Here's today's 50th Birthday Celebration. It's another couple. When doing two people it takes a little longer but I'm okay with that. We've gone through the first week (yah for us!) and I've done 7 paintings, with 11 faces, I think. So, technically, I'm above the 'quota' for a portrait a day because I am so going to count each face even it is in the same painting.
Here's yesterday's portrait a day 50th birthday celebration painting, posted this morning. You don't even want to know the kinds of hours I keep. A day means nothing to me. But, I try. I'll have to take another photo later, until then this one will have to suffice.
I did warn you that my days go long, right? Especially if I start a painting at 11:00 pm. This took me 2 1/2 hours. I can only do a monochromatic in that amount of time with little effort. If I use color it's not as quick for me. Here's number 5 of 50.
I just wanted to squeeze her cute, little sleeping face. Smiles in her sleep.
I've never done oil paints on watercolor paper. New thing for me.
Here's today's painting, 3 of 50. Love this moment.
Also including a photo by photo of the paintings progress just for fun.Upload an image on Shannon's Studio FB page and read this post to be considered.
Didn't think I should pull an all-nighter again so I started early. Though the night is still young so I reserve the right to change my mind. Here is today's portrait. Number 2 of 50. Does this count for 2 portraits?
I said I'd post a portrait everyday, except Sunday. Okay, I have to clarify something. What does a day mean? This is tricky. There's the calendar date that changes every midnight. But, for most of us the day starts when we get up and ends when we go to bed. And most people do that around a general time in the morning and at night. Except crazy artists. Well, at least this artist.
I too judge my day by the time I get up until I go to bed. I just don't go to bed at the normally accepted time. So, while you are thinking that this is Friday since you're waking up, I'm still on Thursday because I haven't gone to bed yet. Technically in my mind I am posting the painting on Thursday. Make sense?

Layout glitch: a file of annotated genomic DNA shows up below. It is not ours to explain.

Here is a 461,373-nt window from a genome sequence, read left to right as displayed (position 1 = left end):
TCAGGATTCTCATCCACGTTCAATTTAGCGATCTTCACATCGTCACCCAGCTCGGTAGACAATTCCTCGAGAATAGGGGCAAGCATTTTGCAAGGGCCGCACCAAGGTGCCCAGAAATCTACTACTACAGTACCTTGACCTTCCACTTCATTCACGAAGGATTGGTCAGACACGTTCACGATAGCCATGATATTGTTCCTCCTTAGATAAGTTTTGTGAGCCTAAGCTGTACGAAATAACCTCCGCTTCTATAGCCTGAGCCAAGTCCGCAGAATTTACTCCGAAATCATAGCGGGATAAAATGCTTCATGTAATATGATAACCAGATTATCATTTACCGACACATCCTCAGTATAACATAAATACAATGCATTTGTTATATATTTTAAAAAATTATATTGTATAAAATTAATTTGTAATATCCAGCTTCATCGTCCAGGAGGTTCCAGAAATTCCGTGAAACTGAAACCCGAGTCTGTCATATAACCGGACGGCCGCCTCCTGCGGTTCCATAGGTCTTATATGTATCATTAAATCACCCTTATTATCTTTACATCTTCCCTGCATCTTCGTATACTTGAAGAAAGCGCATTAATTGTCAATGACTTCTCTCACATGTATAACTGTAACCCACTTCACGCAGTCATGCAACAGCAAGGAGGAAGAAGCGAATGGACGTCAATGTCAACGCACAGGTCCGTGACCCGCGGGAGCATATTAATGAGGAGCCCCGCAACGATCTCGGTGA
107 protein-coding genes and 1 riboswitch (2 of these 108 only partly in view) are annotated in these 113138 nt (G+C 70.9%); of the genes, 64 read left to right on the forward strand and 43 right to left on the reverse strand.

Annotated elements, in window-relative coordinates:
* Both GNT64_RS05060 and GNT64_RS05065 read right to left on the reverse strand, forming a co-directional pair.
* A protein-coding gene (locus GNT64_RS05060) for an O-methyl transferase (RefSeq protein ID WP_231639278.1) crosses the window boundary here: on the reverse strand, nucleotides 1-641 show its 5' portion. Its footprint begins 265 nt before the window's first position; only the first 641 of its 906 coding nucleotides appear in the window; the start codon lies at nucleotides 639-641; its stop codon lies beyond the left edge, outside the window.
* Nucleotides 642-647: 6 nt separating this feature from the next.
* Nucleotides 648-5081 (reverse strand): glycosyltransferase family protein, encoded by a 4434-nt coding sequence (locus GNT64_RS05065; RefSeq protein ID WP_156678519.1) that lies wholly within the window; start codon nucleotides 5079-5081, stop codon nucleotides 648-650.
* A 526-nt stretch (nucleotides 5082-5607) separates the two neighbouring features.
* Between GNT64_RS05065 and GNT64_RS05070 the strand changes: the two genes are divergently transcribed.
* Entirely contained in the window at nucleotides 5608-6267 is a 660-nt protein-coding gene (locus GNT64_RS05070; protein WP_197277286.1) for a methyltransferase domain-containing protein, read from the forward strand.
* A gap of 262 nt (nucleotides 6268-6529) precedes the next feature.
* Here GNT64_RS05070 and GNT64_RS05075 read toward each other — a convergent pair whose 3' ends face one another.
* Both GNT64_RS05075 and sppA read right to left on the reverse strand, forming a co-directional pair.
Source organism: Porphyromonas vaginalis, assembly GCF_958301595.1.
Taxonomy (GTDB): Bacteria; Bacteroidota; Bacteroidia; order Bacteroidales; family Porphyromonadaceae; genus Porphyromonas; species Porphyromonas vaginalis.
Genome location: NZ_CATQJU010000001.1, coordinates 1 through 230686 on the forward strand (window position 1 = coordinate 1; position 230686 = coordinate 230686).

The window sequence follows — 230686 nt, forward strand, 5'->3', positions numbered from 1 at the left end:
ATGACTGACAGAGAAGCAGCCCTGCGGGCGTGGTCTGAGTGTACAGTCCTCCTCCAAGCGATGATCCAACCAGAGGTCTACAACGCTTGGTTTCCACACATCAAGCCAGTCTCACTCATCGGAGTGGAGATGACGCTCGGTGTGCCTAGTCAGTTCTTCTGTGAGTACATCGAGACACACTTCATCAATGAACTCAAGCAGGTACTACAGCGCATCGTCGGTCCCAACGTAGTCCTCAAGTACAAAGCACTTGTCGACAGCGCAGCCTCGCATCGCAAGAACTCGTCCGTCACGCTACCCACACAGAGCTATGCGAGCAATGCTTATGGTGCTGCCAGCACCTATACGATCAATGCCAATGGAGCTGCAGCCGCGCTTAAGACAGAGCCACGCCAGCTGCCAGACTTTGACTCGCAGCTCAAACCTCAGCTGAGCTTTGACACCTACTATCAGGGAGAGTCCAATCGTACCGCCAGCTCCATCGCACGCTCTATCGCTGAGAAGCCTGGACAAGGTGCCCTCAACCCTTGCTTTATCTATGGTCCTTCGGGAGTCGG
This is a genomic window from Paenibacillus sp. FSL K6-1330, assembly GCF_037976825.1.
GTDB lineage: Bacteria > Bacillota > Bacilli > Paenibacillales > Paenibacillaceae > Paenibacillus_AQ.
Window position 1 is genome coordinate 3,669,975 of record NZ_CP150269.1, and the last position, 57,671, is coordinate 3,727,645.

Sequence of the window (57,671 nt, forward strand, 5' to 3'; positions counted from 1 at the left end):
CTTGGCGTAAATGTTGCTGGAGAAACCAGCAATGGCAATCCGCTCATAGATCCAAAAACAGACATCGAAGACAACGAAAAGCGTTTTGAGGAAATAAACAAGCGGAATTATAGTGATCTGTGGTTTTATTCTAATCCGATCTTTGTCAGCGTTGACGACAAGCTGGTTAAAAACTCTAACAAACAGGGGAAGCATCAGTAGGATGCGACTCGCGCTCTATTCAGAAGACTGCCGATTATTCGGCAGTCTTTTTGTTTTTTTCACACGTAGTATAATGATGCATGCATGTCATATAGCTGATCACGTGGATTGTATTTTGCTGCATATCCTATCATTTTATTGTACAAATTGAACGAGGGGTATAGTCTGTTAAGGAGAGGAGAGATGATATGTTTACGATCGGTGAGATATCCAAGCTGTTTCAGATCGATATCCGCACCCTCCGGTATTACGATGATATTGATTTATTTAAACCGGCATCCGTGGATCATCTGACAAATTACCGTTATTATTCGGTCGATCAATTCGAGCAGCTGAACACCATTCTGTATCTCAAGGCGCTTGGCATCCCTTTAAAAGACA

I had appointments and meetings yesterday that took me away from home most of the day. Then I didn't actually get home until 10 and didn't start painting until midnight. I finished the first portrait at around 3. I'm thinking you shouldn't wait up to see the painting because some days will be like this for me. Well, quite a few days actually. I finally quit when I started to fall asleep with my paint brush in hand.
Honestly, there were 3 adorable photos that I wanted to paint. (I got a couple of emails that the blog or FB didn't see.) I don't know how I'm going to deal with wanting to paint so many. Anyway, here's the portrait I started with. It's terrible lighting and not straight so I'll put up another one when I can take a daylight photo. I'm going to end my Thursday and go to sleep now for a few hours. Hope you enjoy the painting.
7/13/12 Update: Painting in the morning and after a couple of paint touch ups
Independence day has been filled with parades for a very long time for me. The marching bands are what the Boyfriend likes best but my favs are the floats. I'm delighted and it's almost like being a kid again.
I had another chance to do a parade float this year. Part of me really enjoys it and another part doesn't. It's a great creative DIY outlet that's a lot of fun but the uncertainty of how to do it and if it will turn out is a challenge. Some people think it will come together automatically because you're a creative and that it's no big deal, whlie others think it isn't going to work out at all. In the process, you'll swing back and forth like a pendulum.